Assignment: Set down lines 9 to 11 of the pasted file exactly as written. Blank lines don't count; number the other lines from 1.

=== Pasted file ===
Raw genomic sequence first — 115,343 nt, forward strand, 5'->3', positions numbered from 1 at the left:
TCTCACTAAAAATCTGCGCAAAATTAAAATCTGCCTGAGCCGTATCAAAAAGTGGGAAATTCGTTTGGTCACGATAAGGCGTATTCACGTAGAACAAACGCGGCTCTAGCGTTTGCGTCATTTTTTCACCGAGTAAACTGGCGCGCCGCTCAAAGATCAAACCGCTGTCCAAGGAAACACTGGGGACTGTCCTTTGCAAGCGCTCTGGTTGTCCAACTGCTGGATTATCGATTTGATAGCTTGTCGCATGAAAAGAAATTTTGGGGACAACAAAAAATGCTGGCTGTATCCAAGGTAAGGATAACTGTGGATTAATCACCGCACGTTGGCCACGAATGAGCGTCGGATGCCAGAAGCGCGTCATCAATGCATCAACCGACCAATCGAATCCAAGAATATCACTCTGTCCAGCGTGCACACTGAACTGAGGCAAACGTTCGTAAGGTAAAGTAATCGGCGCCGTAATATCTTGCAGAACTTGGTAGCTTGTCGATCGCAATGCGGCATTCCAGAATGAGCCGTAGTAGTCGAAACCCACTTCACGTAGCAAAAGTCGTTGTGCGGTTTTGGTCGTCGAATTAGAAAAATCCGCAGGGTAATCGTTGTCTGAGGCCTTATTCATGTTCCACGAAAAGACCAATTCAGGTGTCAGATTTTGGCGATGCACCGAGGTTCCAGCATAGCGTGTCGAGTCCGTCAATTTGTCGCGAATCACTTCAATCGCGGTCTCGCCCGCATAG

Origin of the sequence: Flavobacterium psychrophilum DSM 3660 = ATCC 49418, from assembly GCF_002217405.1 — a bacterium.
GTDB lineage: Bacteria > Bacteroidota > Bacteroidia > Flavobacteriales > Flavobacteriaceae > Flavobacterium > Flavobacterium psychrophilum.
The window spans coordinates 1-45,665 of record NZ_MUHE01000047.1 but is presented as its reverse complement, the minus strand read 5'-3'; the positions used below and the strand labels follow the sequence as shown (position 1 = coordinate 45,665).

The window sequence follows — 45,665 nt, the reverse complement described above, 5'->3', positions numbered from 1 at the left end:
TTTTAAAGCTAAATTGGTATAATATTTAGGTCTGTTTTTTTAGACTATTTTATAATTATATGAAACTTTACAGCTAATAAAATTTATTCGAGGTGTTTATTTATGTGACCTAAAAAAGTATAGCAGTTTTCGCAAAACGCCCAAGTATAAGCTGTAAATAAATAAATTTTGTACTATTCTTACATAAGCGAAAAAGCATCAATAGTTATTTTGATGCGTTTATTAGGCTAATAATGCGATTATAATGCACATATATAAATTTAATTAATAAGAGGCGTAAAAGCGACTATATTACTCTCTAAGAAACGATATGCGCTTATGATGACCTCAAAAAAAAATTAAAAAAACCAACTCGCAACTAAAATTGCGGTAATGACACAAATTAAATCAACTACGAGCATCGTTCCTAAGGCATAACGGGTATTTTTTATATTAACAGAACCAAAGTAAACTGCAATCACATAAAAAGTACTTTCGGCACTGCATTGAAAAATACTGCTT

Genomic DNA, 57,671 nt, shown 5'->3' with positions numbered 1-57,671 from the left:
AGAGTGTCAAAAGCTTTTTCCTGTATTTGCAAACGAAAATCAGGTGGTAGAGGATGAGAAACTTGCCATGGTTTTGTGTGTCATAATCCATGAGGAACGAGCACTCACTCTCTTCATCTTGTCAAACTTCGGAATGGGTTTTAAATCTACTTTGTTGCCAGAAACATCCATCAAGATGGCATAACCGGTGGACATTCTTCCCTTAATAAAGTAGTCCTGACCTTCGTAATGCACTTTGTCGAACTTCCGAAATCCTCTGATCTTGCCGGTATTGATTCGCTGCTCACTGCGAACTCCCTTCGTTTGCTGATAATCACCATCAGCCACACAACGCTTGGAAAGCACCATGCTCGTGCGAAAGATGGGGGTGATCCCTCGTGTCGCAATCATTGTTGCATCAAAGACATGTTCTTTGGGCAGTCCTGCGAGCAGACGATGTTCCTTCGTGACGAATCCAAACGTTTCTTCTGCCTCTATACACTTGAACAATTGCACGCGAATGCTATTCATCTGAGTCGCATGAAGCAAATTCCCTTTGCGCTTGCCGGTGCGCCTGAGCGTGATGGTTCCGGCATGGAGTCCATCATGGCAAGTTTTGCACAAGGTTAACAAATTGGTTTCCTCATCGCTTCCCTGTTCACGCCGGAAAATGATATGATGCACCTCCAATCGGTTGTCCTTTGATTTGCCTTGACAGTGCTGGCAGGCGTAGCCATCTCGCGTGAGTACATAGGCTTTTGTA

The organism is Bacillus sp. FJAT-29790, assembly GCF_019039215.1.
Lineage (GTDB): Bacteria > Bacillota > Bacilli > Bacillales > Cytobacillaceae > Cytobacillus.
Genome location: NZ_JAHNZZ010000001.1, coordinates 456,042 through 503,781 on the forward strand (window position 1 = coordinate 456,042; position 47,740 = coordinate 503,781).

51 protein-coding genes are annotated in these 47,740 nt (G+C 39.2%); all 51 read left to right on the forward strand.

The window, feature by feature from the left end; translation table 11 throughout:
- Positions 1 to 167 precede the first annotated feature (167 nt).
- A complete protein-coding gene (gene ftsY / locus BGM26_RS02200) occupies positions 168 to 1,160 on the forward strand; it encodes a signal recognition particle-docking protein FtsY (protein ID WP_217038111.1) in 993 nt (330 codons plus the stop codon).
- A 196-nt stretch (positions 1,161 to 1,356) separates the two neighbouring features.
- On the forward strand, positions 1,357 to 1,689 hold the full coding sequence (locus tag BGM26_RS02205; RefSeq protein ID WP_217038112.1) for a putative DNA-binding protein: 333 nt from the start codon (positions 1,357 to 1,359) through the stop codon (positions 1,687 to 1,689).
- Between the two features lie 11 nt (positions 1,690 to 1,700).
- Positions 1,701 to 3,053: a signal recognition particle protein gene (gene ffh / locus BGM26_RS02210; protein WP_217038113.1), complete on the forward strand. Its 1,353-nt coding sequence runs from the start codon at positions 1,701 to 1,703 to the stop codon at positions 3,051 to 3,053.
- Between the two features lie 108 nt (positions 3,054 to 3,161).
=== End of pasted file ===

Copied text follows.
AGAGTGTCAAAAGCTTTTTCCTGTATTTGCAAACGAAAATCAGGTGGTAGAGGATGAGAAACTTGCCATGGTTTTGTGTGTCATAATCCATGAGGAACGAGCACTCACTCTCTTCATCTTGTCAAACTTCGGAATGGGTTTTAAATCTACTTTGTTGCCAGAAACATCCATCAAGATGGCATAACCGGTGGACATTCTTCCCTTAATAAAGTAGTCCTGACCTTCGTAATGCACTTTGTCGAACTTCCGAAATCCTCTGATCTTGCCGGTATTGATTCGCTGCTCACTGCGAACTCCCTTCGTTTGCTGATAATCACCATCAGCCACACAACGCTTGGAAAGCACCATGCTCGTGCGAAAGATGGGGGTGATCCCTCGTGTCGCAATCATTGTTGCATCAAAGACATGTTCTTTGGGCAGTCCTGCGAGCAGACGATGTTCCTTCGTGACGAATCCAAACGTTTCTTCTGCCTCTATACACTTGAACAATTGCACGCGAATGCTATTCATCTGAGTCGCATGAAGCAAATTCCCTTTGCGCTTGCCGGTGCGCCTGAGCGTGATGGTTCCGGCATGGAGTCCATCATGGCAAGTTTTGCACAAGGTTAACAAATTGGTTTCCTCATCGCTTCCCTGTTCACGCCGGAAAATGATATGATGCACCTCCAATCGGTTGTCCTTTGATTTGCCTTGACAGTGCTGGCAGGCGTAGCCATCTCGCGTGAGTACATAGGCTTTTGTA

The organism is Bacillus sp. FJAT-29790, assembly GCF_019039215.1.
Lineage (GTDB): Bacteria > Bacillota > Bacilli > Bacillales > Cytobacillaceae > Cytobacillus.